Moms of slain models share sorrowComment on this story
Pretoria - Two grieving mothers will on Friday come face to face with the killers of their model daughters in city adjacent courtrooms.
One will possibly hear first hand from the boyfriend what happened the night her child died, while the other will witness her daughter’s lover being sentenced.
As June Steenkamp takes her place in Court GD at the High Court in Pretoria to possibly hear Oscar Pistorius explaining how it came about that he shot Reeva Steenkamp, next door Busi Khumalo will hopefully get the closure she’s been waiting for when her daughter Zanele’s murderer, Thato Kutumela is sentenced.
The two mothers have reached out to one another, saying each understands the other’s pain.
They have also expressed their wish to meet each other, which will hopefully happen on Friday.
ANC Women’s League Gauteng spokeswoman Jacqui Mofokeng has been trying to facilitate the meeting.
Mofokeng will on Friday be at the side of each mother – first seeing Khumalo through the sentencing procedure, after which she will join Steenkamp at the murder trial of the “Blade Runner”.
“June could not be here today, as she is preparing for Pistorius possibly taking the stand tomorrow (on Friday). I spoke to her and both she and Mrs Khumalo are eager to meet each other. I will make sure this happens,” Mofokeng said on Thursday.
Steenkamp had been consulting a psychologist on an ongoing basis since after her daughter’s death, Mofokeng said. This is a very difficult time for her and she mentally prepared herself for on Friday’s proceedings, she added. “We, the ANCWL, will continue to support her and the Khumalos.”
The State on Thursday called for Kutumela to be sentenced to a life term in prison. Zanele’s father, Themba Khumalo, shared this sentiment. “The monster who killed my child should be removed permanently from society. He is a threat to women,” he told the Pretoria News.
Khumalo said he was ready for Friday’s proceedings as they would hopefully bring some closure to his family, but he was not ready to forgive Zanele’s murderer. “The fact that he showed no remorse leaves us with no option but not to forgive him. He must confess and say he is sorry, before we can forgive.”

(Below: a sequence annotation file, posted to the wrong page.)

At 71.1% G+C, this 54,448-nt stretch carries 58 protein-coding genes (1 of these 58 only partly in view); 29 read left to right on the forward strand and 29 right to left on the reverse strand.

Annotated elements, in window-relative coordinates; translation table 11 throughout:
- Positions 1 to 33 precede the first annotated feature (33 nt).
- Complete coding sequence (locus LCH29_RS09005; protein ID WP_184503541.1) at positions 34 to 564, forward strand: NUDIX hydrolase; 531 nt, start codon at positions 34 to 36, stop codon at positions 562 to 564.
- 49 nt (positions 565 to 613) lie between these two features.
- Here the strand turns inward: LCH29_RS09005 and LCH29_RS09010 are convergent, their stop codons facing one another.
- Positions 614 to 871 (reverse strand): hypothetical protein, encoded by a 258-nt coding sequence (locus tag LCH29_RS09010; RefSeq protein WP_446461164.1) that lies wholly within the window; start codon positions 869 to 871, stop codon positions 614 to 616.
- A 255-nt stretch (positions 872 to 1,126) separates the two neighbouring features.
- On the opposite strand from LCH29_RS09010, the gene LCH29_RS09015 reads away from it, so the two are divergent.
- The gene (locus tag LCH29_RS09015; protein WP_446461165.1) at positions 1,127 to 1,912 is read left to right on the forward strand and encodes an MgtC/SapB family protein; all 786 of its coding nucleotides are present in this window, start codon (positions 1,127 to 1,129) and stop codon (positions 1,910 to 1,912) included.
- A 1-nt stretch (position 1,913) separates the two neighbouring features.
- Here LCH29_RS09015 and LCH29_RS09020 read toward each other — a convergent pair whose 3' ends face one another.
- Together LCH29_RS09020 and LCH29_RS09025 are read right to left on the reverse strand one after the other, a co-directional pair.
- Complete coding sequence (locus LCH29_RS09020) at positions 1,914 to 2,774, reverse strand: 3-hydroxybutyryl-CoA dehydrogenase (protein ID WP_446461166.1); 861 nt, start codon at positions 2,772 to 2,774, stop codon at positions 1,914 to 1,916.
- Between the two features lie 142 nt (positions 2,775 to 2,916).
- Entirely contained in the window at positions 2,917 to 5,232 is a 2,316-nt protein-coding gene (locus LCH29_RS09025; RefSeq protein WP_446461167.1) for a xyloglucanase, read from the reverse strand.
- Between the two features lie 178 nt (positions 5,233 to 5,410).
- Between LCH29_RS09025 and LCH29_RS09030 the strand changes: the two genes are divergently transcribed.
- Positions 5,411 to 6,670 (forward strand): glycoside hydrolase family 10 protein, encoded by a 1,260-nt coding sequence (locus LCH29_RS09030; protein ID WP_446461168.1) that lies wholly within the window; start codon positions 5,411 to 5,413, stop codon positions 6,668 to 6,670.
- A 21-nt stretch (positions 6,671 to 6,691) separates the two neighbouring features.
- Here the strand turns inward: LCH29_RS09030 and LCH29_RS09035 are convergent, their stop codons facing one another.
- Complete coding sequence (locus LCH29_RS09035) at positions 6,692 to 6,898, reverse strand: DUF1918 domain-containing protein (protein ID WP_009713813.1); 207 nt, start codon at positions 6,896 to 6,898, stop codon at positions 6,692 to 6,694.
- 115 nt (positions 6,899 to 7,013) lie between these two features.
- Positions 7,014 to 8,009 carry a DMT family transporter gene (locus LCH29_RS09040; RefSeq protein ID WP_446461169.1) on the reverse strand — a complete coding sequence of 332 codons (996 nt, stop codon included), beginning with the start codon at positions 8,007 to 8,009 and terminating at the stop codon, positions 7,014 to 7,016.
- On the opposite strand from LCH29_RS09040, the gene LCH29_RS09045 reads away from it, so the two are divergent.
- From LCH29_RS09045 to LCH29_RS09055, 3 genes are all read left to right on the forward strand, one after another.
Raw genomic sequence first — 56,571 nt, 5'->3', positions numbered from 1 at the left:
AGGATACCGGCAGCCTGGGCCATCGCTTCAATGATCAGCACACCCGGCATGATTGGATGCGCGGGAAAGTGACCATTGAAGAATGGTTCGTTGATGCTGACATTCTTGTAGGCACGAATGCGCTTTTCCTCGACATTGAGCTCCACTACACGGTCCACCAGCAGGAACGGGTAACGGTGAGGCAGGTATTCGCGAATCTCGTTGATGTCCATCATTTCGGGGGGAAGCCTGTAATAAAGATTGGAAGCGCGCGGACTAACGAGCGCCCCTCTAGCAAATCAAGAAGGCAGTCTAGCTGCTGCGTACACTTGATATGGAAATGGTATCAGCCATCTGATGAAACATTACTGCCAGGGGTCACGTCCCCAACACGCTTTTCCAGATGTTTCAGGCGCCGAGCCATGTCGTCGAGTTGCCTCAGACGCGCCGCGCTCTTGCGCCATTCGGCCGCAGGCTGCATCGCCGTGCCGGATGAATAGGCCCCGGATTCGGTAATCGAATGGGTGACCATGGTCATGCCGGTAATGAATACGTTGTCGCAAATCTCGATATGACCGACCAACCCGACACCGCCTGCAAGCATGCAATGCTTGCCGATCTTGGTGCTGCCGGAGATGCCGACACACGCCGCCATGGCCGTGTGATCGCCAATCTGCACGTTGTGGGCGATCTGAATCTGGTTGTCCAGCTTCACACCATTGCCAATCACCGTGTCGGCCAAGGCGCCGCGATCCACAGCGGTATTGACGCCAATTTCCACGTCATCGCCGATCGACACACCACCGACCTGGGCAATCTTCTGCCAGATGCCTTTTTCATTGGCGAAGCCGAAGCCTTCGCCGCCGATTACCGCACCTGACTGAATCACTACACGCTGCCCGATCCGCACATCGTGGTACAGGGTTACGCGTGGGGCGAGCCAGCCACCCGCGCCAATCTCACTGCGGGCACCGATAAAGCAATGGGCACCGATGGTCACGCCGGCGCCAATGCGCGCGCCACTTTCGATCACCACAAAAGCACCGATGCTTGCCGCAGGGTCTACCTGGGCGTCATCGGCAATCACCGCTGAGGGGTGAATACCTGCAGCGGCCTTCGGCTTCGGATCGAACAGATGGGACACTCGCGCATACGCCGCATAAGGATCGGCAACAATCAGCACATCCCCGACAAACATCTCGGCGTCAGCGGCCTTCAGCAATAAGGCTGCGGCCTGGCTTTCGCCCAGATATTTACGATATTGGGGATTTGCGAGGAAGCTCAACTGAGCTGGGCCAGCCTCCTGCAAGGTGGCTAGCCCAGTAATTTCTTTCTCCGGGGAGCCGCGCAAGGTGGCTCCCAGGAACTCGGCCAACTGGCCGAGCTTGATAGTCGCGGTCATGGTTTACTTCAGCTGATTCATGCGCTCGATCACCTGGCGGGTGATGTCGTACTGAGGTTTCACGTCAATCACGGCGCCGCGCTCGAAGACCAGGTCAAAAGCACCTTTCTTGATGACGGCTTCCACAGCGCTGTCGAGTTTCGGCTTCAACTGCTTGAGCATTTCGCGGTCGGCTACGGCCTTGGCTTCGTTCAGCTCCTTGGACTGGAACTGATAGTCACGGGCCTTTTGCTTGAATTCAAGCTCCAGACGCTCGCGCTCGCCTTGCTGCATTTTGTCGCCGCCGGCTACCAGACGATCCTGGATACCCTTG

Thursday’s proceedings became too much for Zanele’s mother, who rushed out of court in tears during the legal arguments. “I just cannot face it any longer,” she later said.
Defence advocate Anneke van Wyk, who asked the court to have mercy on Kutumela, told Acting Judge Johan Kruger that while she realised Zanele had lost her life, this was not the worst kind of murder.
“I do not want to degrade it, but there are other cases where people have suffered terribly. She died within 30 to 35 seconds (after being manually strangled to death).”
Zanele’s father said afterwards he found this to be insensitive. “Murder is murder. There can never be a better or worse murder. Whether someone is shot or stabbed, the pain is the same. How can you say my daughter died comfortably?”
He and his wife discovered Zanele’s naked body in her bed when they arrived home on the afternoon of April 21, 2011.
She had been strangled by Kutumela, who appeared to have known exactly what he was doing. Only after careful examination did the pathologist who performed the post mortem detect two marks on the 18-year-old’s neck.
She was strangled by Kutumela after he had raped her. He closed her eyes, covered her in a blanket and then took her pyjamas and pair of panties with him.
Kutumela returned to work as if nothing had happened. At first, he denied he had been at the home of Zanele’s parents in Garsfontein that day, but later admitted to it as his DNA, witnesses and his cellphone records placed him on the scene.
He was adamant that they had consensual sex after he had brought her money to have a sonar as she was five months pregnant with his child. Kutumela said when he left, she was alive and well.
A dark picture of a jealous, possessive and abusive Kutumela was painted to court. A social worker said he was a typical Dr Jekyll and Mr Hyde personality. He was nice one minute and explosive the other.
His psychologist who interviewed him and submitted a report to the court, said the picture painted of him, was “not the person she had interviewed”.
Kutumela, at the start of the trial posed for pictures outside court, but this week he made his feelings clear when he showed a photographer his middle finger.